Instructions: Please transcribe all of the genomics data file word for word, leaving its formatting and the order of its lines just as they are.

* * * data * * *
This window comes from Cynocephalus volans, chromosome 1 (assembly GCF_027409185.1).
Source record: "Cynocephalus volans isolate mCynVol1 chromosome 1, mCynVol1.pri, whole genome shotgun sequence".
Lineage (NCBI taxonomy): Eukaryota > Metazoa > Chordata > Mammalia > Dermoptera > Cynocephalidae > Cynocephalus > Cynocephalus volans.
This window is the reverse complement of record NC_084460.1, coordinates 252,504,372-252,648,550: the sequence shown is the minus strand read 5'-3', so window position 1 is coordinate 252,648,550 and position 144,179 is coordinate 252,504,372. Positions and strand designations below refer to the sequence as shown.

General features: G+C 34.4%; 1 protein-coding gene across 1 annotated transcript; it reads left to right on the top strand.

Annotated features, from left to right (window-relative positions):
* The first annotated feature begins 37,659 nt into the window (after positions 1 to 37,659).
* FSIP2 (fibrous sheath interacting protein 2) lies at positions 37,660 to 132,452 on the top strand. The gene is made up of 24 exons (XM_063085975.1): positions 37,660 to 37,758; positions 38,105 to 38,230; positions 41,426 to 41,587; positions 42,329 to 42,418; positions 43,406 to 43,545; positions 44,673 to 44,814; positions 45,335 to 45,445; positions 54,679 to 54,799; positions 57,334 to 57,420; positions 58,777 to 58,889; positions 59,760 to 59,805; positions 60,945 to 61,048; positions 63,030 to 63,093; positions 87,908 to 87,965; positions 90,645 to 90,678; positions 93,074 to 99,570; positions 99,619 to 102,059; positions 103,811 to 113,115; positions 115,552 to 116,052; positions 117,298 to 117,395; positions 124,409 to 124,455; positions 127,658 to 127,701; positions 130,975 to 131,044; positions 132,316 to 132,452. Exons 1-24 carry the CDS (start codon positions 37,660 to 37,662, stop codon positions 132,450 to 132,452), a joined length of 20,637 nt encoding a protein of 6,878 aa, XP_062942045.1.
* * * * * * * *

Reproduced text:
This window comes from Cynocephalus volans, chromosome 1 (assembly GCF_027409185.1).
Source record: "Cynocephalus volans isolate mCynVol1 chromosome 1, mCynVol1.pri, whole genome shotgun sequence".
Lineage (NCBI taxonomy): Eukaryota > Metazoa > Chordata > Mammalia > Dermoptera > Cynocephalidae > Cynocephalus > Cynocephalus volans.
This window is the reverse complement of record NC_084460.1, coordinates 252,504,372-252,648,550: the sequence shown is the minus strand read 5'-3', so window position 1 is coordinate 252,648,550 and position 144,179 is coordinate 252,504,372. Positions and strand designations below refer to the sequence as shown.

General features: G+C 34.4%; 1 protein-coding gene across 1 annotated transcript; it reads left to right on the top strand.

Annotated features, from left to right (window-relative positions):
* The first annotated feature begins 37,659 nt into the window (after positions 1 to 37,659).
* FSIP2 (fibrous sheath interacting protein 2) lies at positions 37,660 to 132,452 on the top strand. The gene is made up of 24 exons (XM_063085975.1): positions 37,660 to 37,758; positions 38,105 to 38,230; positions 41,426 to 41,587; positions 42,329 to 42,418; positions 43,406 to 43,545; positions 44,673 to 44,814; positions 45,335 to 45,445; positions 54,679 to 54,799; positions 57,334 to 57,420; positions 58,777 to 58,889; positions 59,760 to 59,805; positions 60,945 to 61,048; positions 63,030 to 63,093; positions 87,908 to 87,965; positions 90,645 to 90,678; positions 93,074 to 99,570; positions 99,619 to 102,059; positions 103,811 to 113,115; positions 115,552 to 116,052; positions 117,298 to 117,395; positions 124,409 to 124,455; positions 127,658 to 127,701; positions 130,975 to 131,044; positions 132,316 to 132,452. Exons 1-24 carry the CDS (start codon positions 37,660 to 37,662, stop codon positions 132,450 to 132,452), a joined length of 20,637 nt encoding a protein of 6,878 aa, XP_062942045.1.